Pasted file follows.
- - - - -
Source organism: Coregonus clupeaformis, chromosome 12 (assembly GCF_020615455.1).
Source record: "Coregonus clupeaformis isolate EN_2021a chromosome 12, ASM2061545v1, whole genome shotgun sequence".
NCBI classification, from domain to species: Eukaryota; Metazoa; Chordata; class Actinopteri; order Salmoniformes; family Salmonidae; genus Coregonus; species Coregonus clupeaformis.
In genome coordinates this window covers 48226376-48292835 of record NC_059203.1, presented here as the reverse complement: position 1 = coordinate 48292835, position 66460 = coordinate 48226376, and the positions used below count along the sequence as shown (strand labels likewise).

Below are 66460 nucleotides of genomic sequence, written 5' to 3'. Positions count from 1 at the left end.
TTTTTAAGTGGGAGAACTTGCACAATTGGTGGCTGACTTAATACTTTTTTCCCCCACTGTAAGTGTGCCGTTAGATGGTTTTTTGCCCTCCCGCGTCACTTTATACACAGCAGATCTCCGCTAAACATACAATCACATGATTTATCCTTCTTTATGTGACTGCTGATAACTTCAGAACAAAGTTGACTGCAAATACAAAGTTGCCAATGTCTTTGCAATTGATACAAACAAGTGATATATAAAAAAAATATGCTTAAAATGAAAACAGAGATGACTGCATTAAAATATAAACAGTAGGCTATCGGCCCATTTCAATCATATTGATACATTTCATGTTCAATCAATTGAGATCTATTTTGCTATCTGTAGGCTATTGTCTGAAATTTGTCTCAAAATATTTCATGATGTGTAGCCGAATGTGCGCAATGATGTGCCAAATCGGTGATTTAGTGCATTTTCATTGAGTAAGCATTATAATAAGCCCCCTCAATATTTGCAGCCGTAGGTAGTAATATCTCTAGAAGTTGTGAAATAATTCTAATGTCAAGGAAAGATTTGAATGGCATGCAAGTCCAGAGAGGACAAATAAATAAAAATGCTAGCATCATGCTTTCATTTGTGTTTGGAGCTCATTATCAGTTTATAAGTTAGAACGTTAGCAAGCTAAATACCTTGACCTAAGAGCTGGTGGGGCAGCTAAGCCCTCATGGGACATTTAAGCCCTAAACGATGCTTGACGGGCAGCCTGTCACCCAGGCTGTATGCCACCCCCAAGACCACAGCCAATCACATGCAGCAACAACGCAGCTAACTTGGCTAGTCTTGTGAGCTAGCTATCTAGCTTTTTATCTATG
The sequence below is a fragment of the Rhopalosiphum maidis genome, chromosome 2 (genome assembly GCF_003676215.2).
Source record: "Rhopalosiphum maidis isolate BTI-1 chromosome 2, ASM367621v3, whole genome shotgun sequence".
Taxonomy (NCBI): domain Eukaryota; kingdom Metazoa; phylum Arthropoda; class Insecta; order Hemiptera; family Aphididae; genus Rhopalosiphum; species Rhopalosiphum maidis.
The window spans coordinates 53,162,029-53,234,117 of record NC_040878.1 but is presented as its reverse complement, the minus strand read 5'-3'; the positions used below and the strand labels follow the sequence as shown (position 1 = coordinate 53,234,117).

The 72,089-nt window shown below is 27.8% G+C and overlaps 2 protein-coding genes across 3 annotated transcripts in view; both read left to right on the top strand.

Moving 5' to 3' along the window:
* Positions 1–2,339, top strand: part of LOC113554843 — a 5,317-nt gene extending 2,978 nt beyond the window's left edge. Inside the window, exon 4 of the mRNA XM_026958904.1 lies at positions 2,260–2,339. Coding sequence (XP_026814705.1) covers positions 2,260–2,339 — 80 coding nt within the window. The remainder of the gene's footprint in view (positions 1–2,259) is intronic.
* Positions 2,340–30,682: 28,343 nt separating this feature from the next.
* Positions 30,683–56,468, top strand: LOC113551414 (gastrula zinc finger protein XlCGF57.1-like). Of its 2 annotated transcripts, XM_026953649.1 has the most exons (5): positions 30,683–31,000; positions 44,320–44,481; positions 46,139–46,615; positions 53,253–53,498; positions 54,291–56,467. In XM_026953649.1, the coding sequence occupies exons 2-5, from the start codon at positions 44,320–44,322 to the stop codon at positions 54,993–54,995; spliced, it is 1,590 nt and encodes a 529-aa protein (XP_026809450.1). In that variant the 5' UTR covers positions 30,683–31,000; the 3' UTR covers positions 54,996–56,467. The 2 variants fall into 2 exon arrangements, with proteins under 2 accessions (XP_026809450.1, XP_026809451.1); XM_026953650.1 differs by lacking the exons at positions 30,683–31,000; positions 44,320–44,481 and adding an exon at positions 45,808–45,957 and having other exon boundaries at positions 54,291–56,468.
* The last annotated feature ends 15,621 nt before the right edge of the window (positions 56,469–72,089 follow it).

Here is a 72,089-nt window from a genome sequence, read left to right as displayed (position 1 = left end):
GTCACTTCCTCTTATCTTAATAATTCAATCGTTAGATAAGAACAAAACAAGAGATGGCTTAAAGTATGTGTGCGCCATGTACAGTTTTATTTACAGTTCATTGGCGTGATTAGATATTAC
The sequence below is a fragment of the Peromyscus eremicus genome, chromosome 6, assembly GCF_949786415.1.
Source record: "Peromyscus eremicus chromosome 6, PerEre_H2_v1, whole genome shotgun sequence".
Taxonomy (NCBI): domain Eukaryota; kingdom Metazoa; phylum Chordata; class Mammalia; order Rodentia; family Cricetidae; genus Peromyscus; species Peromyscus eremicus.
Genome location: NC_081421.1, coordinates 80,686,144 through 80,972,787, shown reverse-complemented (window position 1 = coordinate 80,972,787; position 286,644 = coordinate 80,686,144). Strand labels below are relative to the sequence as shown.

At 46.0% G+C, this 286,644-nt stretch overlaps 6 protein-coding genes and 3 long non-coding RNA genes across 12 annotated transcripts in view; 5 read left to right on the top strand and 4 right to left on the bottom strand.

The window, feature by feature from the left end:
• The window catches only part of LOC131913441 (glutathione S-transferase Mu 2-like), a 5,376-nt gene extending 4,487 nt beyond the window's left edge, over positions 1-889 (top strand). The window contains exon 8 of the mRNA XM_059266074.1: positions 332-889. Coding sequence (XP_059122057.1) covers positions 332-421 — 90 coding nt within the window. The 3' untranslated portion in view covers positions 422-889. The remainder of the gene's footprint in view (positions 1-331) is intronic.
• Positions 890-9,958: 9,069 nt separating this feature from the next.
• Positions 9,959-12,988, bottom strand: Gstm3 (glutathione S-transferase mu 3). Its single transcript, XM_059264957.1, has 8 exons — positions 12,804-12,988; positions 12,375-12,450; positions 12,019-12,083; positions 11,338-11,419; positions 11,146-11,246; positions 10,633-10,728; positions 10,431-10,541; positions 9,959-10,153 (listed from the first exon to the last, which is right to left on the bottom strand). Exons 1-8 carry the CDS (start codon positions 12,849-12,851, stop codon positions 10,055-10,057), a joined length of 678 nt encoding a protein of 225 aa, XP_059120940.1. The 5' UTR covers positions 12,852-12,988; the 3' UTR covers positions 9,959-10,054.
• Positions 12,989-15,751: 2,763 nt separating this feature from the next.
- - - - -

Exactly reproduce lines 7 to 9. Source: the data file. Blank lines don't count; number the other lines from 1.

The sequence below is a fragment of the Rhopalosiphum maidis genome, chromosome 2 (genome assembly GCF_003676215.2).
Source record: "Rhopalosiphum maidis isolate BTI-1 chromosome 2, ASM367621v3, whole genome shotgun sequence".
Taxonomy (NCBI): domain Eukaryota; kingdom Metazoa; phylum Arthropoda; class Insecta; order Hemiptera; family Aphididae; genus Rhopalosiphum; species Rhopalosiphum maidis.